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Alcuaz v. PSBA, 161 SCRA 7 (1988)
Petitioner bonafide students of PSBA QC staged demonstrations in the premises of the school.
An agreement between the school and the students was entered into about the regulations for the conduct of protest action. In spite of the agreement, it was alleged that the petitioners, committed tumultuous and anarchic acts within the premises of the school, with the cooperation of the intervening professors, causing disruption of classes to the prejudice of the majority students. The school took administrative sanctions upon them in view of their participation in the demonstration which caused the admission denial of the students for the second semester and the dismissal of the intervening professors.
W/N there has been deprivation of due process for petitioners-students who have been barred from re-enrollment and for intervenors-teachers whose services have been terminated as faculty members, on account of their participation in the demonstration or protest charged by respondents
No. There is no denial of due process.
PSBA-Q.C. no longer has any existing contract either with the students or with the intervening teachers. When a college student registers in a school, it is understood that he is enrolling for the entire semester. After the close of the first semester, the PSBA-QC no longer has any existing contract either with the students or with the intervening teachers. The contract having been terminated, there is no more contract to speak of. The school cannot be compelled to enter into another contract with said students and teachers.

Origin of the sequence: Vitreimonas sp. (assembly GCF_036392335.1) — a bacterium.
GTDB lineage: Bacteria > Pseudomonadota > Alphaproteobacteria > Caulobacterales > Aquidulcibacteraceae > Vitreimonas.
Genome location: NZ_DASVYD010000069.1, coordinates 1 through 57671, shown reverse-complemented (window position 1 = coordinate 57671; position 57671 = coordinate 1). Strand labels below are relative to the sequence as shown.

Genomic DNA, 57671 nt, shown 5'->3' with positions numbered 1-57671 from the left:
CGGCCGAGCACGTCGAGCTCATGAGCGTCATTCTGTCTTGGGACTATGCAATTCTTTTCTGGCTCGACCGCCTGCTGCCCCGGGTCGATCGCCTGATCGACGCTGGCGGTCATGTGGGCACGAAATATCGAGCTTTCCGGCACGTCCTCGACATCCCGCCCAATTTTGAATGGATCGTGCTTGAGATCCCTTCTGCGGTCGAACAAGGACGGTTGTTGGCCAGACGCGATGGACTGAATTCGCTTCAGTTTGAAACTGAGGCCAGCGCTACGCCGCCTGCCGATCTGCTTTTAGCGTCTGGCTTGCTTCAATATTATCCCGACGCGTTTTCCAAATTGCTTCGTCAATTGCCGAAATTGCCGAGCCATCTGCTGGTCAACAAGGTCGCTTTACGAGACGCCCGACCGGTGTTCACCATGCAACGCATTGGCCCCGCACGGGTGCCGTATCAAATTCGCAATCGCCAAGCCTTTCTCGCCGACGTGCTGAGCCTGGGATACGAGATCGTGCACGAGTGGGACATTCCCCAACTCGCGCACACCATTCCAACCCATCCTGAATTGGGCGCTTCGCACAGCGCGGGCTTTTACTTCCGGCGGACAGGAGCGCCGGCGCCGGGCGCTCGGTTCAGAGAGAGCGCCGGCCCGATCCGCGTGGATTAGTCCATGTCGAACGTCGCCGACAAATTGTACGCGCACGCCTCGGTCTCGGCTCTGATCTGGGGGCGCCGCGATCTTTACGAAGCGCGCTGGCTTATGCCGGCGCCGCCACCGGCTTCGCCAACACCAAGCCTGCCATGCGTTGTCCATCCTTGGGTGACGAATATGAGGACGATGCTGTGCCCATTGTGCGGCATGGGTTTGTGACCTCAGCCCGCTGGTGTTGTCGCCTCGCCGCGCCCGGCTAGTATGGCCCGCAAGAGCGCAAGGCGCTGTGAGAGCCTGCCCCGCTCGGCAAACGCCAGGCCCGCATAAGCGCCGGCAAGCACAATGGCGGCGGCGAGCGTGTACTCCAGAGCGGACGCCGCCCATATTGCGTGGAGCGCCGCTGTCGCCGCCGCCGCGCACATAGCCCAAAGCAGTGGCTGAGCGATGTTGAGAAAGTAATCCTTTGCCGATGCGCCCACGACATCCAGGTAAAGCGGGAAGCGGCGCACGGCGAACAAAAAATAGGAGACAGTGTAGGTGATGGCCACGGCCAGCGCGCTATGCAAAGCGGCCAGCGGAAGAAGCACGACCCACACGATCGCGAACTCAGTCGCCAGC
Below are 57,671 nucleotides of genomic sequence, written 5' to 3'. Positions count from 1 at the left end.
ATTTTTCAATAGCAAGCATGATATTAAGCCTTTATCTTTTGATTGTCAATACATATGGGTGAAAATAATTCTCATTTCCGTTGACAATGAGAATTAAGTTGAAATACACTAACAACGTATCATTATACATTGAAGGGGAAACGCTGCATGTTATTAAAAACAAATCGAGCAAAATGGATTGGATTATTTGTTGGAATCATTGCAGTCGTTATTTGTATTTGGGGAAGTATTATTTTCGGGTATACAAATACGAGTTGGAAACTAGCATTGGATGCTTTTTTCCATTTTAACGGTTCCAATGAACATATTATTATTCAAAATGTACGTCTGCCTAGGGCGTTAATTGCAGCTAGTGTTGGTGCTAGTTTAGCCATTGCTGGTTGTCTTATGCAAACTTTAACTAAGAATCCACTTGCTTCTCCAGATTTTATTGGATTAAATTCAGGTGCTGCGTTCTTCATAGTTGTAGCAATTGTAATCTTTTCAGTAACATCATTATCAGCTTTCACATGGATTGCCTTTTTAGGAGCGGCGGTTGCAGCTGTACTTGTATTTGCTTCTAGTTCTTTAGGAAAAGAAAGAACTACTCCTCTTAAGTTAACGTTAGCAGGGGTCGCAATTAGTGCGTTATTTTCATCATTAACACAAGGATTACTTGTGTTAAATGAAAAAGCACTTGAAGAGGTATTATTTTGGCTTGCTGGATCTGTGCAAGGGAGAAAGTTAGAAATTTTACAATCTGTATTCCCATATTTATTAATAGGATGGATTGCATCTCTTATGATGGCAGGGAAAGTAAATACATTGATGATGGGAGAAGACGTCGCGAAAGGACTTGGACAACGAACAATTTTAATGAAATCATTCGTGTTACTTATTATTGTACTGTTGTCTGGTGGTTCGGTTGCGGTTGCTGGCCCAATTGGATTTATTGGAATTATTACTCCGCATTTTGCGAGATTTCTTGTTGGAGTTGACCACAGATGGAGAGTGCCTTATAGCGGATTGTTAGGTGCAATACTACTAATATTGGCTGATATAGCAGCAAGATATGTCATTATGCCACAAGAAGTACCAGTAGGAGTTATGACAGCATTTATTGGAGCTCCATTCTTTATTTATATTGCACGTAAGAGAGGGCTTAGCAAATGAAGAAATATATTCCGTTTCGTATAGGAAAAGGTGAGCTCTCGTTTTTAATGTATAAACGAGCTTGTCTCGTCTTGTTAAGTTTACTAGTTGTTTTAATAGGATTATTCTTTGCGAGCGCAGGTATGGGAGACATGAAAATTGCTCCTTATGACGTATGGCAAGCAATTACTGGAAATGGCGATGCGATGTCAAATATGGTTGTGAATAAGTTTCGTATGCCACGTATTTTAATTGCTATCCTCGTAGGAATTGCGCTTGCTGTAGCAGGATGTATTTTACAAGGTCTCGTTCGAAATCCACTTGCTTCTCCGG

The Supreme Court held that due process in disciplinary cases such as the case at bar does not entail proceedings and hearings similar to those prescribed for actions and proceedings in the courts of justice. The Court has already recognized the right of the school to refuse re-enrollment of students for academic delinquency and violation of disciplinary regulations. In the school’s administrative process, both students and professors were given three (3) days from receipt of letter to explain in writing why the school should not take administrative sanction against them.
With respect to the academic activities of the students and the teaching loads of the teachers, while the investigation is on-going, the respondent school has created new class for the petitioners and the intervening professors.
The Court then upheld that there is no denial of due process where all requirements of administrative due process were met by the school and the students were given the opportunity to be heard and that the right of expression and assembly are not absolute especially when parties are bound to certain rules under a contract.
Petition is dismissed but in the light of compassionate equity, students who were, in view of the absence of academic deficiencies, scheduled to graduate during the school year when this petition was filed, should be allowed to re-enroll and to graduate in due time.